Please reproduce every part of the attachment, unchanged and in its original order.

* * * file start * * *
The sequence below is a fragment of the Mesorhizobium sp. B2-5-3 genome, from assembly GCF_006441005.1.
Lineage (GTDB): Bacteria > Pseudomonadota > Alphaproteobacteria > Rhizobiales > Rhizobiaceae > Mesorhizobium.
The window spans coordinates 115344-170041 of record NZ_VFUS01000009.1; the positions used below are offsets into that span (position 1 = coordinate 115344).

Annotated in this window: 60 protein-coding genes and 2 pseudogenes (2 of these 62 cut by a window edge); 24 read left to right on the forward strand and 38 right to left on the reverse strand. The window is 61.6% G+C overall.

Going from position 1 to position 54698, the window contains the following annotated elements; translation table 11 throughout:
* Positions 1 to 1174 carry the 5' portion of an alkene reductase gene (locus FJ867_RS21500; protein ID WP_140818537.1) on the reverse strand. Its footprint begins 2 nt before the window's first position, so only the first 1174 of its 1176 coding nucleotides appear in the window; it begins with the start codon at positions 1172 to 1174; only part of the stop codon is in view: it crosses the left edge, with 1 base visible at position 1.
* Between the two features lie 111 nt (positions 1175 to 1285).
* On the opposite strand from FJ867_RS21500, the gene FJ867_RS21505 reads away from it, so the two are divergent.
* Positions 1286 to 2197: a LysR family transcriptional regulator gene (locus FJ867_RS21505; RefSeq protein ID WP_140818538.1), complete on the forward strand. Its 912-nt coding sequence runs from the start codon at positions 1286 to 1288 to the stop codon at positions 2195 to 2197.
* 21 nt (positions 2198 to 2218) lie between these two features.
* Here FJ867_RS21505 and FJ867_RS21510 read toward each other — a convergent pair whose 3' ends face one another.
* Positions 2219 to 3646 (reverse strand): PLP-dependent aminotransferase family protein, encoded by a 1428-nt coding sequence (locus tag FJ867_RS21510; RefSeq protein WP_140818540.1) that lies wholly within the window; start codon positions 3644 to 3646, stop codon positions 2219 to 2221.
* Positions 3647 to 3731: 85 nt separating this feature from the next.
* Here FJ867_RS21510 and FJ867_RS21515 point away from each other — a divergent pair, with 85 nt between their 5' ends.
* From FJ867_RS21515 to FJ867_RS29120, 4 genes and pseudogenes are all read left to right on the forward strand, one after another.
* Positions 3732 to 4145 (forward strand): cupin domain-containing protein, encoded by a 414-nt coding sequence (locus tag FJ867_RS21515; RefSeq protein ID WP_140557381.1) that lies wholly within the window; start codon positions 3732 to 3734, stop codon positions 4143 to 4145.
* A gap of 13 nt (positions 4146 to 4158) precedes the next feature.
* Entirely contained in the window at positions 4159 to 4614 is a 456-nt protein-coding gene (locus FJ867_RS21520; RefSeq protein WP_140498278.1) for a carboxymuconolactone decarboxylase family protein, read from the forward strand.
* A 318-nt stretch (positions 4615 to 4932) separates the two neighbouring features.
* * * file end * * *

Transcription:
The sequence below is a fragment of the Mesorhizobium sp. B2-5-3 genome, from assembly GCF_006441005.1.
Lineage (GTDB): Bacteria > Pseudomonadota > Alphaproteobacteria > Rhizobiales > Rhizobiaceae > Mesorhizobium.
The window spans coordinates 115344-170041 of record NZ_VFUS01000009.1; the positions used below are offsets into that span (position 1 = coordinate 115344).

Annotated in this window: 60 protein-coding genes and 2 pseudogenes (2 of these 62 cut by a window edge); 24 read left to right on the forward strand and 38 right to left on the reverse strand. The window is 61.6% G+C overall.

Going from position 1 to position 54698, the window contains the following annotated elements; translation table 11 throughout:
* Positions 1 to 1174 carry the 5' portion of an alkene reductase gene (locus FJ867_RS21500; protein ID WP_140818537.1) on the reverse strand. Its footprint begins 2 nt before the window's first position, so only the first 1174 of its 1176 coding nucleotides appear in the window; it begins with the start codon at positions 1172 to 1174; only part of the stop codon is in view: it crosses the left edge, with 1 base visible at position 1.
* Between the two features lie 111 nt (positions 1175 to 1285).
* On the opposite strand from FJ867_RS21500, the gene FJ867_RS21505 reads away from it, so the two are divergent.
* Positions 1286 to 2197: a LysR family transcriptional regulator gene (locus FJ867_RS21505; RefSeq protein ID WP_140818538.1), complete on the forward strand. Its 912-nt coding sequence runs from the start codon at positions 1286 to 1288 to the stop codon at positions 2195 to 2197.
* 21 nt (positions 2198 to 2218) lie between these two features.
* Here FJ867_RS21505 and FJ867_RS21510 read toward each other — a convergent pair whose 3' ends face one another.
* Positions 2219 to 3646 (reverse strand): PLP-dependent aminotransferase family protein, encoded by a 1428-nt coding sequence (locus tag FJ867_RS21510; RefSeq protein WP_140818540.1) that lies wholly within the window; start codon positions 3644 to 3646, stop codon positions 2219 to 2221.
* Positions 3647 to 3731: 85 nt separating this feature from the next.
* Here FJ867_RS21510 and FJ867_RS21515 point away from each other — a divergent pair, with 85 nt between their 5' ends.
* From FJ867_RS21515 to FJ867_RS29120, 4 genes and pseudogenes are all read left to right on the forward strand, one after another.
* Positions 3732 to 4145 (forward strand): cupin domain-containing protein, encoded by a 414-nt coding sequence (locus tag FJ867_RS21515; RefSeq protein ID WP_140557381.1) that lies wholly within the window; start codon positions 3732 to 3734, stop codon positions 4143 to 4145.
* A gap of 13 nt (positions 4146 to 4158) precedes the next feature.
* Entirely contained in the window at positions 4159 to 4614 is a 456-nt protein-coding gene (locus FJ867_RS21520; RefSeq protein WP_140498278.1) for a carboxymuconolactone decarboxylase family protein, read from the forward strand.
* A 318-nt stretch (positions 4615 to 4932) separates the two neighbouring features.